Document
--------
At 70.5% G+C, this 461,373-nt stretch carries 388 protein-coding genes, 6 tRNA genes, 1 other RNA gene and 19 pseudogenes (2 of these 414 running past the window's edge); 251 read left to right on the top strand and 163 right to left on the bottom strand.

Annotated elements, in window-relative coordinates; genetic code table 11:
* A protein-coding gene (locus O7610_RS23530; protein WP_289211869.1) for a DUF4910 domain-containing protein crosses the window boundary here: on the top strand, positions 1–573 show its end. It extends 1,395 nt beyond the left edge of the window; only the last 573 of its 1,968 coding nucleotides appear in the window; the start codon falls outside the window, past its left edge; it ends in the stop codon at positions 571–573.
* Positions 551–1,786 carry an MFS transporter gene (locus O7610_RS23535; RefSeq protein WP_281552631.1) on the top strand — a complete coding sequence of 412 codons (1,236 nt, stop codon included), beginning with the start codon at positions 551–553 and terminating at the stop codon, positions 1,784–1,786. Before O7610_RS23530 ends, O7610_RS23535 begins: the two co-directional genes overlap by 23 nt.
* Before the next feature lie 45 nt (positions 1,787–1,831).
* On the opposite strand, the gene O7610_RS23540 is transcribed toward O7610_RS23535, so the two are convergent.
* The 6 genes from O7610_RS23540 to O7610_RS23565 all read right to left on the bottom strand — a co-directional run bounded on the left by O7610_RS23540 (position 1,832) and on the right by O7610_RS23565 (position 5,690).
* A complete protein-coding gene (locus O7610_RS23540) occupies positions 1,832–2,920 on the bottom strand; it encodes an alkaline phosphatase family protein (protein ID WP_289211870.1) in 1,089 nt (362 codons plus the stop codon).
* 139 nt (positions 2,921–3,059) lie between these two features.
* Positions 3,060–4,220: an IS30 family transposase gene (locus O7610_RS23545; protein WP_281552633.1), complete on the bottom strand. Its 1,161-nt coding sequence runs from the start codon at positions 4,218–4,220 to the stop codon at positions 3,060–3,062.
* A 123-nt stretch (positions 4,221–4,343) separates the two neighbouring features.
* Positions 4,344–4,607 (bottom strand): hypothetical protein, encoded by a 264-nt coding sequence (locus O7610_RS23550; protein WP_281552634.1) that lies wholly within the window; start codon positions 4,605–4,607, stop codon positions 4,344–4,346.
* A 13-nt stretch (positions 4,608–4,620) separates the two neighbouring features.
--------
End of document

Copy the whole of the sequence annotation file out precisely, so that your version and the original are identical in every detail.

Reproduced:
At 70.5% G+C, this 461,373-nt stretch carries 388 protein-coding genes, 6 tRNA genes, 1 other RNA gene and 19 pseudogenes (2 of these 414 running past the window's edge); 251 read left to right on the top strand and 163 right to left on the bottom strand.

Annotated elements, in window-relative coordinates; genetic code table 11:
* A protein-coding gene (locus O7610_RS23530; protein WP_289211869.1) for a DUF4910 domain-containing protein crosses the window boundary here: on the top strand, positions 1–573 show its end. It extends 1,395 nt beyond the left edge of the window; only the last 573 of its 1,968 coding nucleotides appear in the window; the start codon falls outside the window, past its left edge; it ends in the stop codon at positions 571–573.
* Positions 551–1,786 carry an MFS transporter gene (locus O7610_RS23535; RefSeq protein WP_281552631.1) on the top strand — a complete coding sequence of 412 codons (1,236 nt, stop codon included), beginning with the start codon at positions 551–553 and terminating at the stop codon, positions 1,784–1,786. Before O7610_RS23530 ends, O7610_RS23535 begins: the two co-directional genes overlap by 23 nt.
* Before the next feature lie 45 nt (positions 1,787–1,831).
* On the opposite strand, the gene O7610_RS23540 is transcribed toward O7610_RS23535, so the two are convergent.
* The 6 genes from O7610_RS23540 to O7610_RS23565 all read right to left on the bottom strand — a co-directional run bounded on the left by O7610_RS23540 (position 1,832) and on the right by O7610_RS23565 (position 5,690).
* A complete protein-coding gene (locus O7610_RS23540) occupies positions 1,832–2,920 on the bottom strand; it encodes an alkaline phosphatase family protein (protein ID WP_289211870.1) in 1,089 nt (362 codons plus the stop codon).
* 139 nt (positions 2,921–3,059) lie between these two features.
* Positions 3,060–4,220: an IS30 family transposase gene (locus O7610_RS23545; protein WP_281552633.1), complete on the bottom strand. Its 1,161-nt coding sequence runs from the start codon at positions 4,218–4,220 to the stop codon at positions 3,060–3,062.
* A 123-nt stretch (positions 4,221–4,343) separates the two neighbouring features.
* Positions 4,344–4,607 (bottom strand): hypothetical protein, encoded by a 264-nt coding sequence (locus O7610_RS23550; protein WP_281552634.1) that lies wholly within the window; start codon positions 4,605–4,607, stop codon positions 4,344–4,346.
* A 13-nt stretch (positions 4,608–4,620) separates the two neighbouring features.